This section describes typical performance related issues in the end product's antenna design and ways to reduce them.

The placement of the antenna on the Printed Circuit Board (PCB) and ground plane prevents from achieving good enough antenna radiation performance.
Follow the antenna vendors recommendations for placing the antenna on the PCB and ground plane.
Verify the antenna radiation pattern and efficiency in an anechoic chamber to match the datasheet.
RF path routing loss between antenna and nRF9160 is too high.
Verify 50 Ω impedance-controlled routing between the antenna and nRF9160.
Target less than 0.5 dB for resistive loss between the antenna and nRF9160.
Note: Global Positioning System (GPS) is recommended to be used with an external Low-Noise Amplifier (LNA). This means that resistive routing loss between the GPS LNA and nRF9160 is not highly critical. However, it is highly critical to avoid noise coupling from adjacent routings or components to GPS signal routing between the GPS antenna and nRF9160.
Mechanics, casing, battery, or wires deteriorate antenna performance.
Co-design the mechanics to match the PCB and antenna design.
Sharing a small PCB between several antennas, for example, GPS and LTE, causes mutual loading between the antennas.
Verify that the antennas do not cause mutual loading, for example, with passive antenna measurements in an anechoic chamber. Terminating an unused antenna, for example the LTE antenna during GPS, may have a noticeable impact on the mutual loading effect between the antennas. To minimize the load effect, the LTE antenna can be terminated through the AUX port (pin 64) to 50 Ω load during GPS.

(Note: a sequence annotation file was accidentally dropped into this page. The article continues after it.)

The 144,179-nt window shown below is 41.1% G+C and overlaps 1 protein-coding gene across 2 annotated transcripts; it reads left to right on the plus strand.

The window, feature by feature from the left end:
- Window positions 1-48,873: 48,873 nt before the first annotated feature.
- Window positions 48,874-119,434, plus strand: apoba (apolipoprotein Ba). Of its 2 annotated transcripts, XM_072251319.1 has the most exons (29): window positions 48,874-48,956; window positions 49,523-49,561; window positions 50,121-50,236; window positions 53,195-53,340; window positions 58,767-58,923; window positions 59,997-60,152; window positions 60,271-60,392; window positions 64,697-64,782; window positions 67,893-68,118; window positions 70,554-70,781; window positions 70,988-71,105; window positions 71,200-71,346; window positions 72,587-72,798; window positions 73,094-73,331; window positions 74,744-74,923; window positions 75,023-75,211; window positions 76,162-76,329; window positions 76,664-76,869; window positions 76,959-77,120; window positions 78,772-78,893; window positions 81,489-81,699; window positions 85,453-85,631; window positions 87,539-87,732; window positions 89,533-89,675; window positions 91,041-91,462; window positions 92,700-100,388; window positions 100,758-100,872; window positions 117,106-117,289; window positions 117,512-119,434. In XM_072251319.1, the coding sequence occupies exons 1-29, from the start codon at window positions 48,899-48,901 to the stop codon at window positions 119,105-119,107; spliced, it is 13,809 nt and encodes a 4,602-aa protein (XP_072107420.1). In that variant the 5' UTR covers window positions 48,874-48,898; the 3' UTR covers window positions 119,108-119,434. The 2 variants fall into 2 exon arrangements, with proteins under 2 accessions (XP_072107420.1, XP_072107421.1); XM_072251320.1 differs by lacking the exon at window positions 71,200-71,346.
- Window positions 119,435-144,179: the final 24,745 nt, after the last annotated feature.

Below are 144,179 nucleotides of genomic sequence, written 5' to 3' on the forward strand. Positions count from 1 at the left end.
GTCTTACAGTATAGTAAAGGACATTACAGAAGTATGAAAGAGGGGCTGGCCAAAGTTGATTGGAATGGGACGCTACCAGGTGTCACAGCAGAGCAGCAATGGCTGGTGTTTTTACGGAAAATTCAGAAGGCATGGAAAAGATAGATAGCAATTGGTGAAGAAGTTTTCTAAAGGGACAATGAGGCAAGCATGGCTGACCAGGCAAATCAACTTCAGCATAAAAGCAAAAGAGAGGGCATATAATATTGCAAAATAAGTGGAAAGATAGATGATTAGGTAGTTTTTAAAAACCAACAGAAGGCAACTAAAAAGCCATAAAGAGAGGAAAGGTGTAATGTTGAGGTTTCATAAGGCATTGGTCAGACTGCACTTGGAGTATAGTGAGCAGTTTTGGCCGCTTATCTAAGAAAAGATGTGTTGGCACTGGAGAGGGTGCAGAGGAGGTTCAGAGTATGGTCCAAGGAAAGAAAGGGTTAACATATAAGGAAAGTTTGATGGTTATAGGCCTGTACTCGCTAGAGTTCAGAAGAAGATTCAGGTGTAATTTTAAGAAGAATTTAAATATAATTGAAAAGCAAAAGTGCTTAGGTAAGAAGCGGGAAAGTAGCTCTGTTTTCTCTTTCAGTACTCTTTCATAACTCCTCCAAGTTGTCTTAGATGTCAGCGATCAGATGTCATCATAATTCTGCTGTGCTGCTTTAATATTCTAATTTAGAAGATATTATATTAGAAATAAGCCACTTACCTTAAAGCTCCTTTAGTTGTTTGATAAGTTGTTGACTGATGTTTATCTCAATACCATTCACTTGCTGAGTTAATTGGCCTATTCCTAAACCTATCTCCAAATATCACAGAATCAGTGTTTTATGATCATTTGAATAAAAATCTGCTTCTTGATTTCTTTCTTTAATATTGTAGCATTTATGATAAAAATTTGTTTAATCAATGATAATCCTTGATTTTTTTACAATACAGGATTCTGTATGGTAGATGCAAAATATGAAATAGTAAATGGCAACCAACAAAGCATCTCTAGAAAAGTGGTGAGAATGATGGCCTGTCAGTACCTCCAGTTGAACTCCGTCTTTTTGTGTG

Active components on the PCB cause wideband noise coupling to the antennas.
Verify that during reception, especially GPS, active components on the PCB do not radiate noise to the GPS antenna. For example, DC converters and LEDs are typical sources of radiating wideband noise. The RSSI scan testing method can be used. For more information, see nWP034 - nRF9160 Hardware Verification Guidelines.
The orientation of the end product in a typical use case is less than optimal for the antenna radiation pattern.
Consider in the design phase what the orientation of the end product is going to be in a typical use case.
Consider in the design phase the type of the GPS antenna, for example, omnidirectional or linear and directive or Right Hand Circular Polarization (RHCP).
Nearby objects deteriorate antenna performance.
Instruct the end user to use the device in the manner it is designed for. For example, inform the user not to expect the best possible radio performance when the device is used inside a building, on a metal surface, or on their body.
GPS signal environment is more challenging than assumed in the design phase.
Instruct the end user to use the device in the manner it is designed for. The GPS signal type must be line-of-sight (LOS), which is rarely available in places like city centers with tall buildings nearby. The issue is even more severe in the polar regions because the GPS system is designed to perform the best in the equatorial regions.